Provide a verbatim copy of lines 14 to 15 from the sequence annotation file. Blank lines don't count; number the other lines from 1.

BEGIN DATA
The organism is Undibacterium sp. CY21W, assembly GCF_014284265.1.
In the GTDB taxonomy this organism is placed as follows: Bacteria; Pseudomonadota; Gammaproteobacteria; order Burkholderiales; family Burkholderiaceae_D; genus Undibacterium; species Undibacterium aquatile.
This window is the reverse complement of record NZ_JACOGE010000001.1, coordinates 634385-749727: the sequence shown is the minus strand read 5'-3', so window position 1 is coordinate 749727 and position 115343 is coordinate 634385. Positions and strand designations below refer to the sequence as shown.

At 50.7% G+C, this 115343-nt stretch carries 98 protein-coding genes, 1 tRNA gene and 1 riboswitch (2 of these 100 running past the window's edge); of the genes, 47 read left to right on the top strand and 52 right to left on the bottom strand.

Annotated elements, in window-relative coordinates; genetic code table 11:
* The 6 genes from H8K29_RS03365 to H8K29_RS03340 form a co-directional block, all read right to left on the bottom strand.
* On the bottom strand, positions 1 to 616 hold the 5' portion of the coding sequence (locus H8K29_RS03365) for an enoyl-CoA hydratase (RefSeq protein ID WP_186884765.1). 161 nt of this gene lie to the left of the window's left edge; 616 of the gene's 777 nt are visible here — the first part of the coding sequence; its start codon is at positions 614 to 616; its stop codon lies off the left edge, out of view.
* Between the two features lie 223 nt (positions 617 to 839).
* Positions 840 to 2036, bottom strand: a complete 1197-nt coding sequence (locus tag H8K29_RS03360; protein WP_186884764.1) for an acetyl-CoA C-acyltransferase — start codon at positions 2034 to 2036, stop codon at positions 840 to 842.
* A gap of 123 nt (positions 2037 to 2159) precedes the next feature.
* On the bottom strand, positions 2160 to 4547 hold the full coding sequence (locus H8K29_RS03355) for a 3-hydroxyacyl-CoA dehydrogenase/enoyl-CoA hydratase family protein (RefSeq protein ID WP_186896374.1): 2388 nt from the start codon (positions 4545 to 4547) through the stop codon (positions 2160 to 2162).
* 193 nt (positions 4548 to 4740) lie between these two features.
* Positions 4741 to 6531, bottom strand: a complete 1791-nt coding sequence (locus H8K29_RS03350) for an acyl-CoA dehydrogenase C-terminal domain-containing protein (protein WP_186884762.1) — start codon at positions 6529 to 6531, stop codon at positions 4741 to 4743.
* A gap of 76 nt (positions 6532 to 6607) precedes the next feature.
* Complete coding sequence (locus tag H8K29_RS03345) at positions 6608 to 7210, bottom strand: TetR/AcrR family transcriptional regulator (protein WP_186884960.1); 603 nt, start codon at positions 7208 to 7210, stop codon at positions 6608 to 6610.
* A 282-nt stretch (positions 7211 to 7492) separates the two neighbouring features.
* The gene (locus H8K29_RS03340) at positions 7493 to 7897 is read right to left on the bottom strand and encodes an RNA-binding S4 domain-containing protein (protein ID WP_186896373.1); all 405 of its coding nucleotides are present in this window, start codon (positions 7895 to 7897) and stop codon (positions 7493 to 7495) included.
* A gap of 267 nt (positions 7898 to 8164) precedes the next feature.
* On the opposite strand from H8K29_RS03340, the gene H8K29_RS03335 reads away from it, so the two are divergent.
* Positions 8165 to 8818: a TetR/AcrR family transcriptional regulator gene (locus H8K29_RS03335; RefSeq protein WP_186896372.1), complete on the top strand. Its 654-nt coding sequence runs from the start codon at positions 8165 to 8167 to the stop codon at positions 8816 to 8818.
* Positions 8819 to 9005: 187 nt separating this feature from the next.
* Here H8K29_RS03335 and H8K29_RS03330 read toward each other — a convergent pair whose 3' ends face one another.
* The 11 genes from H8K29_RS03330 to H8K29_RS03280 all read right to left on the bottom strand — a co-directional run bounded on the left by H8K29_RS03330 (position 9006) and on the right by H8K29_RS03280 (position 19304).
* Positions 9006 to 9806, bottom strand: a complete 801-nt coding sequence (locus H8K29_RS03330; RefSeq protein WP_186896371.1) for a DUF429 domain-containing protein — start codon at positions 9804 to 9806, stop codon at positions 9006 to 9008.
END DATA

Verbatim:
* A gap of 76 nt (positions 6532 to 6607) precedes the next feature.
* Complete coding sequence (locus tag H8K29_RS03345) at positions 6608 to 7210, bottom strand: TetR/AcrR family transcriptional regulator (protein WP_186884960.1); 603 nt, start codon at positions 7208 to 7210, stop codon at positions 6608 to 6610.